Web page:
The Daring Kitchen July Cooks’ Challenge: Papillotes de pêches et framboises à la vanille (Peaches and Raspberries Cooked in Parchment Paper with Vanilla Bean)

The dissertation has been pretty overwhelming lately. This is the big push before the defense so I haven’t had much time for all the things that I love like spending time with my friends, cooking, blogging, eating out and drinking.

I miss the drinking. I ran an errand the other day and saw some nice people drinking wine in the shade. I remember jealousy thinking, “I bet they don’t even appreciate that wine!” Suddenly, I was overcome with the desire to grab their glasses out of their hot little hands and go sprinting down the street.

I didn’t do it, but I sure wanted to.

No way did I think that I was going to be able to participate in the Daring Kitchen challenge this month either until I saw the challenge: cooking en papillote.

En papillote is a fancy schmancy way of saying that you cook something in a paper envelope. We’re not talking about any old paper here; we’re talking about parchment paper, also known as bakery release paper or greaseproof paper. Cooking in parchment is a terrific way to cook delicate things quickly without fear of them drying out. You can also roast food en papillote as the paper allows just enough steam to release so that potato skin, for example, gets nice and crispy while the insides gently steam to perfection.

You could use aluminum foil instead of parchment paper — also known as a hobo pack — but I find that the results lack the finesse and elegance of cooking in paper. I might also be too negatively affected by the word “hobo,” and too seduced by the phrase “en papillote“!

It’s true that this month’s Daring Kitchen assignment wasn’t really a challenge for me since cooking en papillote is one of my favorite cooking methods. On this blog, I have posted a recipe for roasted tiny potatoes en papillote and roasted salmon with mango and Bird’s Eye chiles. However, it was completely new for me to use this cooking method to make a something sweet instead of something savory.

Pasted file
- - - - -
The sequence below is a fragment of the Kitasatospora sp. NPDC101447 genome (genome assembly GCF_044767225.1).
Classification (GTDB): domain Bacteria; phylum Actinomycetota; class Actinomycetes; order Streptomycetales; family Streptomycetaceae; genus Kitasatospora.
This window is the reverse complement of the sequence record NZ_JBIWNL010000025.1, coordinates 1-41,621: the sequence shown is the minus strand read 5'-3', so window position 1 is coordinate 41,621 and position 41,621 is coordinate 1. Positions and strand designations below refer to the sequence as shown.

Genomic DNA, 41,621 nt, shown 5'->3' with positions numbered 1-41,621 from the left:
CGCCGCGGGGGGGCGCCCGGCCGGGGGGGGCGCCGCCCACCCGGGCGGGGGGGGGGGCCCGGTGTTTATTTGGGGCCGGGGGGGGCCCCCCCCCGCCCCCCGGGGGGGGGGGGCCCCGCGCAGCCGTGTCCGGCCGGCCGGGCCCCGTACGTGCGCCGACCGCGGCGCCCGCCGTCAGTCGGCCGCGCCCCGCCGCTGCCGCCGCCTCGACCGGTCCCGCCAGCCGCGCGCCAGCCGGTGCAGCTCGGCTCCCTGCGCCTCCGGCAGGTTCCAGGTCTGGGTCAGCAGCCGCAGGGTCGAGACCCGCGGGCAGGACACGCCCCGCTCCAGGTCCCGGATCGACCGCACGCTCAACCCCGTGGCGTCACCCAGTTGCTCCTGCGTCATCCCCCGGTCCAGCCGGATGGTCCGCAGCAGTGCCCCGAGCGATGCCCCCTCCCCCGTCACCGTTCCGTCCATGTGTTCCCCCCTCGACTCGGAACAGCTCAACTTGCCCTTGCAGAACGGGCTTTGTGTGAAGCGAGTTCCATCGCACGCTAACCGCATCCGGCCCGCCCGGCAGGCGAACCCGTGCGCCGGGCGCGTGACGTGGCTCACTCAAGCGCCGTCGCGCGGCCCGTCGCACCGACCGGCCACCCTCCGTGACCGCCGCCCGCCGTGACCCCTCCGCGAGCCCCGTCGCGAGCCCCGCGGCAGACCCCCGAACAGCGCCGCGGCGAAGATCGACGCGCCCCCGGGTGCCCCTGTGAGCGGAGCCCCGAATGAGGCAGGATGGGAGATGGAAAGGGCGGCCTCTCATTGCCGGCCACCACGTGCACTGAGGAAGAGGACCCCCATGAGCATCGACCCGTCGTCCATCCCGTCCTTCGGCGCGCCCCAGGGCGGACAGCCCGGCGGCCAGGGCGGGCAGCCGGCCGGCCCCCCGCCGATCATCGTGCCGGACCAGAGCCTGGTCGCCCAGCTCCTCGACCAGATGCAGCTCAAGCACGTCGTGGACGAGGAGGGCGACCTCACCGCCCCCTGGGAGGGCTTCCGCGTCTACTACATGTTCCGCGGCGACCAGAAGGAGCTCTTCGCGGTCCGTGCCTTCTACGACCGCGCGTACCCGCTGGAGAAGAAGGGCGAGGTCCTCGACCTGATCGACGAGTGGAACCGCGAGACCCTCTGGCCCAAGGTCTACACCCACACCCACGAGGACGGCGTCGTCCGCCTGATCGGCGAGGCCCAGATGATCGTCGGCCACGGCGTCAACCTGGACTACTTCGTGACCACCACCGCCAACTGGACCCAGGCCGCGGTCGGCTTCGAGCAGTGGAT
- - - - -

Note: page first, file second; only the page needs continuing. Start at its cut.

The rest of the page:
This dessert recipe was inspired by one that I saw months ago on Elle à table, the companion cooking site of French Elle Magazine. I kept the primary components — parchment, peaches and raspberries — and changed the rest. The original recipe has you peel the peaches. However, if the peaches are nice and ripe, this step seems fussy. It also seems like it would be a big waste of precious juice. The Elle à table recipe also calls for lime zest and juice, whereas I only used the zest for fear that the extra juice would have made the dessert too watery. Instead of a lime, I used a lemon. I also swapped out the cinnamon for vanilla bean, and shortened the cooking time so that the fruit would stay more intact.

Just like there is more than one way to roast a chicken, there is more than one way to make a parchment paper packet. Traditionally, you take a large piece of parchment paper, fold it in half, and cut out a heart — just like how you did as a child. After you position your food on the paper, you seal up the packet by folding or crimping the edges shut. To give you an example of how to seal up a parchment paper packet, here is a video with Chef Paul Prudhomme — who can pronounce papillote any dang ol’ way he pleases in Cajun country.

Alternatively, you can arrange your food in the center of a square of parchment paper, pull two of the sides up, fold them down, and then tie off the ends with cooking string. For some more examples of parchment paper packets, I direct you to this month’s Daring Cooks’ Challenge PDF.